Carnival Cruise Line is delaying by another month its return to Charleston and other U.S. ports where its ships are based.
The company said it's notifying customers of its decision to extend its domestic hiatus through June 30.
It also signaled a growing impatience with the Biden administration and the U.S. Centers for Disease Control over how and when to safely resume sailings more than a year after the COVID-19 pandemic shut down the cruise industry.
“We know that this is very disappointing to our guests who continue to be eager to sail, and we remain committed to working with the administration and the CDC to find a workable solution that best serves the interest of public health," Christine Duffy, president of Carnival, said in a written statement. "We are asking that the cruise industry be treated on par with the approach being taken with other travel and tourism sectors, as well as U.S. society at large.”
In its latest update April 2, the CDC offered no specific timeline about when cruises from domestic ports can start up again. Instead, it said the next step will involve trial sailings with volunteers, not paying passengers.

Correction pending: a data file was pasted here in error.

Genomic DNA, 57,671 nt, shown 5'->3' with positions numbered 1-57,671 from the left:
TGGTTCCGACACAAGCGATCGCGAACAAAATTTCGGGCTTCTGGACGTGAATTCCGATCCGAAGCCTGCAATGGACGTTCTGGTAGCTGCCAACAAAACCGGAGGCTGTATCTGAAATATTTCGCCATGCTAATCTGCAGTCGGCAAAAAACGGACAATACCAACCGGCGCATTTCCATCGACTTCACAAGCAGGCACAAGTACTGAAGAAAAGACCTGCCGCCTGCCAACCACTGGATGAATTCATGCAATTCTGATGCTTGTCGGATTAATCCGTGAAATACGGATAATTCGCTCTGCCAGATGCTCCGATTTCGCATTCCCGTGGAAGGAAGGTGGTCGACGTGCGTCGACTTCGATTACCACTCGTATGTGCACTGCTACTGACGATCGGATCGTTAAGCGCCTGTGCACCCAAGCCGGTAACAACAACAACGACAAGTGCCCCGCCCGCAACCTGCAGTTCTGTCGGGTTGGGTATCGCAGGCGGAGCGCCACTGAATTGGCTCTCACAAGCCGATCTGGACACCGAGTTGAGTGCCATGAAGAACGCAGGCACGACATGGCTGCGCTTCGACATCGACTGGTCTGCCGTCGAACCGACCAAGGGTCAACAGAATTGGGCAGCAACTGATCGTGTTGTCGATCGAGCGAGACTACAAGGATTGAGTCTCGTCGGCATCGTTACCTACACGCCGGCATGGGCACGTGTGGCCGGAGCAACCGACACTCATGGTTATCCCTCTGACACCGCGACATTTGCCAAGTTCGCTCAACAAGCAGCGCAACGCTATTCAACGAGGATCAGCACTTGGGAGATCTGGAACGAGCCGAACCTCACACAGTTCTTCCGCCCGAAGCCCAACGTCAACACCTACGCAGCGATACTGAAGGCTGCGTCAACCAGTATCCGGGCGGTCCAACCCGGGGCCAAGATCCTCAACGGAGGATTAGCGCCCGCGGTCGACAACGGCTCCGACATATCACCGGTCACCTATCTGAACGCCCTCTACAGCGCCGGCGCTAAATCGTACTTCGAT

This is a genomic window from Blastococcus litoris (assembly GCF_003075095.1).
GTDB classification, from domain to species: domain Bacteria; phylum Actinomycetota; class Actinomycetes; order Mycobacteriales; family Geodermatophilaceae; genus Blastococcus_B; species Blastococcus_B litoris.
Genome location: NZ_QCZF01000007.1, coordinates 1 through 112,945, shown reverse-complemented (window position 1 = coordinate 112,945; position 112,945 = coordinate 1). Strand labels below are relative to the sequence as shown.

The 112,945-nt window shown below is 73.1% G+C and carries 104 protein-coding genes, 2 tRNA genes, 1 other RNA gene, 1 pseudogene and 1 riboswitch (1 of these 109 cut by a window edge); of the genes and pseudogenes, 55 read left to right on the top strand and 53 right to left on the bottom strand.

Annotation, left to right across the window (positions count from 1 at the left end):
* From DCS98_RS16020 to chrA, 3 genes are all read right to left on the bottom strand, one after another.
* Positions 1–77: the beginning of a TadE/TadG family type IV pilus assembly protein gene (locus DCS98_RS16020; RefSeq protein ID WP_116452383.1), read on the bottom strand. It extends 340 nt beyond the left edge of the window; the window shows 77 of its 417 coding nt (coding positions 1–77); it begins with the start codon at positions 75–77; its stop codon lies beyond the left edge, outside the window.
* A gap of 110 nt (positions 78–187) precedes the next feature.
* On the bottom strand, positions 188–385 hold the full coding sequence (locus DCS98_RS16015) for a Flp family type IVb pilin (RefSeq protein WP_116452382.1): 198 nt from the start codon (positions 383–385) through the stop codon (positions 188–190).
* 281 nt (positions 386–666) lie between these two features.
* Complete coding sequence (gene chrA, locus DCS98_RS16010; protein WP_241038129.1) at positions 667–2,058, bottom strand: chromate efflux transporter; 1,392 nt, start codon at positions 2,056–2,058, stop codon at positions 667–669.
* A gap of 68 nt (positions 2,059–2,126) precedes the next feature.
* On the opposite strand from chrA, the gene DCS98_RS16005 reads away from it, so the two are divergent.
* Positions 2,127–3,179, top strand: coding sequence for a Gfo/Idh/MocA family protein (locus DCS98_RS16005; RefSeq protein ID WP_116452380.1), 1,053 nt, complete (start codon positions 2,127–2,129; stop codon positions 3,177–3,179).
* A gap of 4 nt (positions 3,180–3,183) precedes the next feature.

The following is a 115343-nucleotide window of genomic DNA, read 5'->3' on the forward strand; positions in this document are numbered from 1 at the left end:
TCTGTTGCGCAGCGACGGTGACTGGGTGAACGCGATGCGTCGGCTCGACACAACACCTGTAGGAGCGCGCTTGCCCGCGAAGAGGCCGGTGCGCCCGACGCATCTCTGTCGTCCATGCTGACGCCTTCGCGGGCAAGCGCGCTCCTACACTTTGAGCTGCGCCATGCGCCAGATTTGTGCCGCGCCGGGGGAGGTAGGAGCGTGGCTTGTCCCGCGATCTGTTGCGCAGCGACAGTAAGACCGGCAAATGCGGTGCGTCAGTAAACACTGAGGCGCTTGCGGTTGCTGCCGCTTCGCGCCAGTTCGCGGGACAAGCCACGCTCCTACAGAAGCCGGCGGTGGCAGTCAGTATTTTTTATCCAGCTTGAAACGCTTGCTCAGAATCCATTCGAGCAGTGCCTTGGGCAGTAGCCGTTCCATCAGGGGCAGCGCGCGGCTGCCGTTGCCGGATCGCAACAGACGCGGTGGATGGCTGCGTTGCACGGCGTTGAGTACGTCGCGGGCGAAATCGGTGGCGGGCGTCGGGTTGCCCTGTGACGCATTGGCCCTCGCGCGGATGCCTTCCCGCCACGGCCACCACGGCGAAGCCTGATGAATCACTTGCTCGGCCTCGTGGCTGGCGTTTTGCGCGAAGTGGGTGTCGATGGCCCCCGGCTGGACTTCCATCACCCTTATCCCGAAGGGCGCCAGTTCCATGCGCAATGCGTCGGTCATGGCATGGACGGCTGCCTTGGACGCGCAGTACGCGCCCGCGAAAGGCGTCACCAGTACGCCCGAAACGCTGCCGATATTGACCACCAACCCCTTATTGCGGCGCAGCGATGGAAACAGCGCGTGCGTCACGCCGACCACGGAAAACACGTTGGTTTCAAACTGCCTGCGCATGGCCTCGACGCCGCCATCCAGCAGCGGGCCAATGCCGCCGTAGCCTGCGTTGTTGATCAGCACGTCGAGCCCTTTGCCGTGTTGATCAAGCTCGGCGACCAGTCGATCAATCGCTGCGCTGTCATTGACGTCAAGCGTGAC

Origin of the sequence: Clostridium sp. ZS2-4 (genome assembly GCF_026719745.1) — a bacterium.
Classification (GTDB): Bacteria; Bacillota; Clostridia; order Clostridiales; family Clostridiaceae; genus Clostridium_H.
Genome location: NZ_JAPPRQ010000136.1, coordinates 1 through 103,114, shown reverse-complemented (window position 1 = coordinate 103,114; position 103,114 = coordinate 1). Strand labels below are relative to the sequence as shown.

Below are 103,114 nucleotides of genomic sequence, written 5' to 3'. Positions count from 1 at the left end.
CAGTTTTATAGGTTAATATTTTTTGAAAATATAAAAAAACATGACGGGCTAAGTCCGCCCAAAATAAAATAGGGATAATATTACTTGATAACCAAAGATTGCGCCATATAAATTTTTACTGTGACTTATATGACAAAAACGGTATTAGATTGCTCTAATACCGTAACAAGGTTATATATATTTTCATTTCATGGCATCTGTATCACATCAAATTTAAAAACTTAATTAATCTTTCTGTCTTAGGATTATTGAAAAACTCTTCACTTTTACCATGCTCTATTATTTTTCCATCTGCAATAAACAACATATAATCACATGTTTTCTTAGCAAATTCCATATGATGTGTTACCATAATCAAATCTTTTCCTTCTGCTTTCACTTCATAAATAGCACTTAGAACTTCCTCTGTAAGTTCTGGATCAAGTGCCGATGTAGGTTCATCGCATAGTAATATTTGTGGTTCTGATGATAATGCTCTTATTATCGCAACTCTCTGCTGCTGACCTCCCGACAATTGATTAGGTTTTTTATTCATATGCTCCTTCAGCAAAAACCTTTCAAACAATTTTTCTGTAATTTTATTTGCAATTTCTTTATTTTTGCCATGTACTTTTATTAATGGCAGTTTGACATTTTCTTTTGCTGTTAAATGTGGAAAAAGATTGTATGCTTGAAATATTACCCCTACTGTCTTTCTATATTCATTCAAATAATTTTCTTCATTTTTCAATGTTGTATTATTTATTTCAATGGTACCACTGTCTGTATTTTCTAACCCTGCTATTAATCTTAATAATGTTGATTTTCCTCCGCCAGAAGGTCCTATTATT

Three days later, Carnival suggested it could redeploy its U.S.-based ships to other locations that allow revenue-generating cruises. The company's locally based Sunshine has been anchored in the Bahamas for months.
“While we have not made plans to move Carnival Cruise Line ships outside of our U.S. homeports, we may have no choice but to do so in order to resume our operations which have been on ‘pause’ for over a year," Duffy said.
Arnold Donald, CEO of the cruise operator's Miami-based parent, said during an April 7 earnings call that the company would prefer not to do that.
"But if we're unable to sail, obviously, we will consider home porting elsewhere," Donald told investors and analysts.
He also said he was "very disappointed" in the CDC's latest guidance.
"We'd like to be able to have the fleet fully going by the end of this year, early next year, and that's our aspiration," he said.
The company has pushed back its return to U.S. ports at least 11 times over the course of the pandemic. Most recently, it had hoped to start sailings again from the Port of Charleston's Union Pier Terminal on June 4 with a four-day trip to and from Half-Moon Cay in the Bahamas.
As it has previously, Carnival is offering customers whose cruises have been canceled the choice of credit that can be redeemed on a later voyage or full refunds.
Six of the parent company's nine lines are already planning to launch sailings in the Canary Islands, Italy, the U.K. and Greece, according to a new financial update Wednesday that showed a nearly $2 billion loss for the first quarter. Carnival added that advanced bookings for 2022 are running ahead compared to the pre-pandemic year of 2019 "with minimal advertising and marketing," Donald said